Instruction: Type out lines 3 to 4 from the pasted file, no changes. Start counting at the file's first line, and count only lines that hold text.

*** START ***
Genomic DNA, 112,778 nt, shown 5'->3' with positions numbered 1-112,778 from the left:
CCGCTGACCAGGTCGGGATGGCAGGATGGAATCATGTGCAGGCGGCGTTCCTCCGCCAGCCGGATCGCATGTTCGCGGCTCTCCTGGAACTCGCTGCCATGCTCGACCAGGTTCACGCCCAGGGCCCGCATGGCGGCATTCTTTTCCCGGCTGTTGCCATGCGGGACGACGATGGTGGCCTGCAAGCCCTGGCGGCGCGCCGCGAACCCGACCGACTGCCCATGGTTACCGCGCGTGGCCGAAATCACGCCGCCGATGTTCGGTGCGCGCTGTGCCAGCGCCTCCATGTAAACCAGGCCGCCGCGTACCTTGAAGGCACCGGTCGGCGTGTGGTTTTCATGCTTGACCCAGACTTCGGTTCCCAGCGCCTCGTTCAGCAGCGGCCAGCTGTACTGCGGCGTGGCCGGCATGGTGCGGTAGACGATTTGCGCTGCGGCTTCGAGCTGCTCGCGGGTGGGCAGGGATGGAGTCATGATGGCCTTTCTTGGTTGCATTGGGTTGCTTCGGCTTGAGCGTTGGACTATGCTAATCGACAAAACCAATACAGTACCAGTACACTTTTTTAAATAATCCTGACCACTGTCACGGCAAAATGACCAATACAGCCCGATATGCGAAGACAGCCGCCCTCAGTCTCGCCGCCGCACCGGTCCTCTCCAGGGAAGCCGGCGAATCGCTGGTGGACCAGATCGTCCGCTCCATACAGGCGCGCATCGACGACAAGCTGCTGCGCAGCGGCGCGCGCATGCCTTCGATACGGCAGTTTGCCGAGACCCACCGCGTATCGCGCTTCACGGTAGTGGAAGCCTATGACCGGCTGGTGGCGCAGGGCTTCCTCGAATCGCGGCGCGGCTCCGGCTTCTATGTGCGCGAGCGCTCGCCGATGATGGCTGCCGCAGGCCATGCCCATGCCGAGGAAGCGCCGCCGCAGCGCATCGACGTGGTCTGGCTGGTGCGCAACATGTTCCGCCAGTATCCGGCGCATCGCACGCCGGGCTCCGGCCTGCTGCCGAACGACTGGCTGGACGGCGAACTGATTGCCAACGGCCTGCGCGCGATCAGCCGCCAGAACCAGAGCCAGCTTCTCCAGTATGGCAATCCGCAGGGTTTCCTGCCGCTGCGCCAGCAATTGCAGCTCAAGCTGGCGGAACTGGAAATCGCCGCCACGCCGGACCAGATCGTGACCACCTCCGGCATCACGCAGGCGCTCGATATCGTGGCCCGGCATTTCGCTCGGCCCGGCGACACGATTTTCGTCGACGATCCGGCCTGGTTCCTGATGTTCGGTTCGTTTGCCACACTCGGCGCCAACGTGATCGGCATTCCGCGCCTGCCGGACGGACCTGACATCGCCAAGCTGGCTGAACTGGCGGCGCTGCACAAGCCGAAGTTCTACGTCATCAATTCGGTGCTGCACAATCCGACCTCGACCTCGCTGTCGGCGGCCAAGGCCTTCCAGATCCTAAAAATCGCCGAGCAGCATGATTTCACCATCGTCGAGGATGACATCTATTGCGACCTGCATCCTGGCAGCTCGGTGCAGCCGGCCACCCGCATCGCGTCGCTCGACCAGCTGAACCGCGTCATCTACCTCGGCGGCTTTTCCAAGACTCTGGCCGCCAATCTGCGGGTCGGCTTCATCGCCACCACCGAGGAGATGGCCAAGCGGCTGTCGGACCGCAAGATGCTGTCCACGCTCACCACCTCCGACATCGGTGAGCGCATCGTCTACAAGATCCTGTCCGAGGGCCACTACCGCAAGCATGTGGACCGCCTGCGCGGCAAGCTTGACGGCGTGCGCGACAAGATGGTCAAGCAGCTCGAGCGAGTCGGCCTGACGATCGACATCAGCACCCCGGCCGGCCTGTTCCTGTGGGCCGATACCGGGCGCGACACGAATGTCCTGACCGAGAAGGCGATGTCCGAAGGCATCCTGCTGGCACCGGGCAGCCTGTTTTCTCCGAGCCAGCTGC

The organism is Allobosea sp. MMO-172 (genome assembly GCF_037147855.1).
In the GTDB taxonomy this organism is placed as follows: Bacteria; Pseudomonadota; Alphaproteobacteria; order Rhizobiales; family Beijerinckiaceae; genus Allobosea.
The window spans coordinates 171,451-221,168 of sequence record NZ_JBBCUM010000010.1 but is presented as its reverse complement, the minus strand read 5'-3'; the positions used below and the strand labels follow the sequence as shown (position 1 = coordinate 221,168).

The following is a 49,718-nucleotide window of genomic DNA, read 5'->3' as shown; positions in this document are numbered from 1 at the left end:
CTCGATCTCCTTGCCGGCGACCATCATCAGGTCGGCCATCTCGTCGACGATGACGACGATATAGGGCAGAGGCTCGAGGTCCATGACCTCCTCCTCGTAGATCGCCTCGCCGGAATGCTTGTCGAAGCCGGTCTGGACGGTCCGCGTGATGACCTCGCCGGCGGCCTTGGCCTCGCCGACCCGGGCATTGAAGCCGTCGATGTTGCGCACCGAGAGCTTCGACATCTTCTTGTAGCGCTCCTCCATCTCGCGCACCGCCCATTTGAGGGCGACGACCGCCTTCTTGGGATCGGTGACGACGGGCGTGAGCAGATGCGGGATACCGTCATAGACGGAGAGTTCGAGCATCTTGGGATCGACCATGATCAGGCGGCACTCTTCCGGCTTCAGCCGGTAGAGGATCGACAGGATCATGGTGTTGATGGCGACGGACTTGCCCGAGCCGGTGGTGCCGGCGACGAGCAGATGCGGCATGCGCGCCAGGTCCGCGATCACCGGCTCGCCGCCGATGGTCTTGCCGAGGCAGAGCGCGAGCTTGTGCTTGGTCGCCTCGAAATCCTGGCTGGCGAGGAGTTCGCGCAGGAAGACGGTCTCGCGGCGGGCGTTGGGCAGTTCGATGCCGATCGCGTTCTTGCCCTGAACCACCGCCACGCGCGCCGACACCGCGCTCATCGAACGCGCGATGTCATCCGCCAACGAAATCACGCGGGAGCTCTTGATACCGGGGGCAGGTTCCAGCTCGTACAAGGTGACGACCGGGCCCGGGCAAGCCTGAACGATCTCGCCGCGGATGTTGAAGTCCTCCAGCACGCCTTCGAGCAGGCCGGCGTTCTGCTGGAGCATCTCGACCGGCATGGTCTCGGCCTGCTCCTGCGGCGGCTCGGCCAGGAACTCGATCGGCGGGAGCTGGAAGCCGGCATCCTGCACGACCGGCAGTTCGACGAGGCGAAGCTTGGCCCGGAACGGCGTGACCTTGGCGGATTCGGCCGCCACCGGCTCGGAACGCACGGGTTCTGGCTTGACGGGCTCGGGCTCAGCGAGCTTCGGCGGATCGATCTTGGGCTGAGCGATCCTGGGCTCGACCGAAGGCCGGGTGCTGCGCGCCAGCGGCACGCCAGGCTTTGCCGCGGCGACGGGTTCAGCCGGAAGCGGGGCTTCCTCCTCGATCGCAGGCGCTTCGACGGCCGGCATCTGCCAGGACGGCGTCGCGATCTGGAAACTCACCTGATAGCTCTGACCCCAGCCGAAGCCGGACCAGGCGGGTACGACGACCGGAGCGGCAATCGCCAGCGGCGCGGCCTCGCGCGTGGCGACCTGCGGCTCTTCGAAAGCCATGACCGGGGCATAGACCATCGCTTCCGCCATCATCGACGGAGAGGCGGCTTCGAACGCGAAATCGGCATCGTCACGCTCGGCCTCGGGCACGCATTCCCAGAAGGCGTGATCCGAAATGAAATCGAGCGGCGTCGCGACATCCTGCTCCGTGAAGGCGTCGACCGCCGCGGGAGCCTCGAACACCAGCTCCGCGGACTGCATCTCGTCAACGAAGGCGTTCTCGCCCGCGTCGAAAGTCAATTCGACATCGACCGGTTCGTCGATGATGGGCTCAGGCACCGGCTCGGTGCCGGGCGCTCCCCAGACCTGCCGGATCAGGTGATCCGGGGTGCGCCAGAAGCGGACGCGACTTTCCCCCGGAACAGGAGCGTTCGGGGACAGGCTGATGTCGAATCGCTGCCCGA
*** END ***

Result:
The organism is Allobosea sp. MMO-172 (genome assembly GCF_037147855.1).
In the GTDB taxonomy this organism is placed as follows: Bacteria; Pseudomonadota; Alphaproteobacteria; order Rhizobiales; family Beijerinckiaceae; genus Allobosea.